Underwater Observations of Dolphin Reactions To a Distressed Conspecific
This report describes the epimeletic (or “caregiving”) behavior produced by members of a group of Atlantic bottlenose dolphins (Tursiops truncatus) and the possible role of the ailing animal’s distress call in eliciting such behavior. Epimeletic behavior in cetaceans most typically involves forms of support provided to a distressed, injured, or dying animal (Caldwell & Caldwell, 1966). Analyses of underwater video and corresponding acoustic recordings revealed a distressed dolphin (the DD) that frequently produced what are most likely distress calls, often paired with the emission of long bubble streams. The frequency of her whistle production was positively correlated with the frequency of the supporting behaviors the DD received from other dolphins. These helping behaviors included raft formations, lifts, and stimulating pushes that were predominantly directed toward the upper third of the DD’s body, all of which appeared to be directed towards bringing the DD toward the surface so that she could breathe. This is the first documented underwater account of multiple wild bottlenose dolphins providing epimeletic care to a distressed conspecific, and highlights the possible role of distress calls in such scenarios.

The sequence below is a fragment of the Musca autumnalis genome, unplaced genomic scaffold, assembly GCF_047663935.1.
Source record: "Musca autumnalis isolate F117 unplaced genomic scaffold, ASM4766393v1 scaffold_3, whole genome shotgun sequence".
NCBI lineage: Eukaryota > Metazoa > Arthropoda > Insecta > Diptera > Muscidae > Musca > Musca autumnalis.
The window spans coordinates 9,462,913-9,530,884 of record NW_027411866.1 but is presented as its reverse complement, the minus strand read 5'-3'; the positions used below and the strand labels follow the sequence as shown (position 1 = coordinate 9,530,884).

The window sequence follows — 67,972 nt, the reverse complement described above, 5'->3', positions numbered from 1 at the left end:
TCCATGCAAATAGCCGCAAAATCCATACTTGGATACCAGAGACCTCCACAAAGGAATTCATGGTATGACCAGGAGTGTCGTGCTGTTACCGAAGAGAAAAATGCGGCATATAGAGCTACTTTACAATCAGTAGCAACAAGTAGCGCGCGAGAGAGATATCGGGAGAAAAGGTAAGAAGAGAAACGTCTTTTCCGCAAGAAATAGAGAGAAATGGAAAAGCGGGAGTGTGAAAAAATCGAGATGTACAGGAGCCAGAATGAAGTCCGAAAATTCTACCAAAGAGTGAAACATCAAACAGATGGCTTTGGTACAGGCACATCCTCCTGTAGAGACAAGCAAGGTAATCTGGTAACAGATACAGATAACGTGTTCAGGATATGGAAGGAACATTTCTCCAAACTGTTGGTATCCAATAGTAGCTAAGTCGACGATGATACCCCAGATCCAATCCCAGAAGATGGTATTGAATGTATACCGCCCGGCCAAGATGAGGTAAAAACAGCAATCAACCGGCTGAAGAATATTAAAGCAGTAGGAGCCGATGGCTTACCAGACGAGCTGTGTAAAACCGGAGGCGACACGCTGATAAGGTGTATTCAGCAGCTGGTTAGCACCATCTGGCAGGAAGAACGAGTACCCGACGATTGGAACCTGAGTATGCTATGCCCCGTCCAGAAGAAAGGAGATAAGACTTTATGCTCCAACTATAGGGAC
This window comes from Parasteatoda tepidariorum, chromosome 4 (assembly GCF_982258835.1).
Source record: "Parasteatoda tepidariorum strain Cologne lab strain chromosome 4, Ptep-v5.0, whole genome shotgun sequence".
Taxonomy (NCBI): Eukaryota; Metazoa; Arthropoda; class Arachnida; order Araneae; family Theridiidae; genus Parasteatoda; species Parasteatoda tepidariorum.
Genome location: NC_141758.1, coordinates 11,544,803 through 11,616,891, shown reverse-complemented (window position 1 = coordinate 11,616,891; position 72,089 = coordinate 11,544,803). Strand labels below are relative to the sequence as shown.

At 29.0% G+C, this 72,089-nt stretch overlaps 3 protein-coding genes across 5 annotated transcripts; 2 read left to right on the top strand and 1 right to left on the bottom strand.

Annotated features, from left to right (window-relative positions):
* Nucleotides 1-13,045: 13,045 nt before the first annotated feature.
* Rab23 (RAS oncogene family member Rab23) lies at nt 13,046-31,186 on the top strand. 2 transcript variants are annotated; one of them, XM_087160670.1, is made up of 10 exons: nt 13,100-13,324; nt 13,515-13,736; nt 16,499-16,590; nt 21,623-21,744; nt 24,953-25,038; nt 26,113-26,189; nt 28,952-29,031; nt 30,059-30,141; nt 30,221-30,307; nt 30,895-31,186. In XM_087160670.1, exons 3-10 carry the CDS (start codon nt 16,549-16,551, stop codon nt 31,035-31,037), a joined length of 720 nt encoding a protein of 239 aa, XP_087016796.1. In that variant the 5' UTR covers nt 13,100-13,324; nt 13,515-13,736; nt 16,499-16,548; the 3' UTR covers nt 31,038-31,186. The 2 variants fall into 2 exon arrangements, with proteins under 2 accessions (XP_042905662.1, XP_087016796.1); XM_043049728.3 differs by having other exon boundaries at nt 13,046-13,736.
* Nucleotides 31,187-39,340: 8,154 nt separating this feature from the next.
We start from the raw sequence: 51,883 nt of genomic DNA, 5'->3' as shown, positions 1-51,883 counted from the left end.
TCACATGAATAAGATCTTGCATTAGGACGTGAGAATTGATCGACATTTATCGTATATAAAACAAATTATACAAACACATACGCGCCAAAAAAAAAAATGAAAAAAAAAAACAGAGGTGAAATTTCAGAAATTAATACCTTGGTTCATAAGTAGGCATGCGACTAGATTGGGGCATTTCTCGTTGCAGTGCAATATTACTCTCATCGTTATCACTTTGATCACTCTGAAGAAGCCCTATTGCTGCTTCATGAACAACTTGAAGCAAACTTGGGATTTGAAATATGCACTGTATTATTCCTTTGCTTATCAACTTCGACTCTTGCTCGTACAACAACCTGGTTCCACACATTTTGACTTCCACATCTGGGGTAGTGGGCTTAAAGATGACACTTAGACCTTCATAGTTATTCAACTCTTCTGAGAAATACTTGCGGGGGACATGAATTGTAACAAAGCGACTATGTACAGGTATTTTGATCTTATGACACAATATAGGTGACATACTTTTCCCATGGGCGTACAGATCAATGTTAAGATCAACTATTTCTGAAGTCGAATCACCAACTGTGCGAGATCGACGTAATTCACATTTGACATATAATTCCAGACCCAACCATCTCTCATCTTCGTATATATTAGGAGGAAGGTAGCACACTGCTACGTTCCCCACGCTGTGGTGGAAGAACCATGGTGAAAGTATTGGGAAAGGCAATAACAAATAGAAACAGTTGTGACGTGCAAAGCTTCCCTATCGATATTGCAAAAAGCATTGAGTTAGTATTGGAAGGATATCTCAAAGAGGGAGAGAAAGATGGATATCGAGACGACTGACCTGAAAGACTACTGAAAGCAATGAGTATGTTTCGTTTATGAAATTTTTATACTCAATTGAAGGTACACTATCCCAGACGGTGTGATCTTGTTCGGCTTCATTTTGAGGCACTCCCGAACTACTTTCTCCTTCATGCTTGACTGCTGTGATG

Learning and Behavior
(2015). Underwater Observations of Dolphin Reactions To a Distressed Conspecific. Learning and Behavior, 43(3), 289-300.
Available at: https://aquila.usm.edu/fac_pubs/18783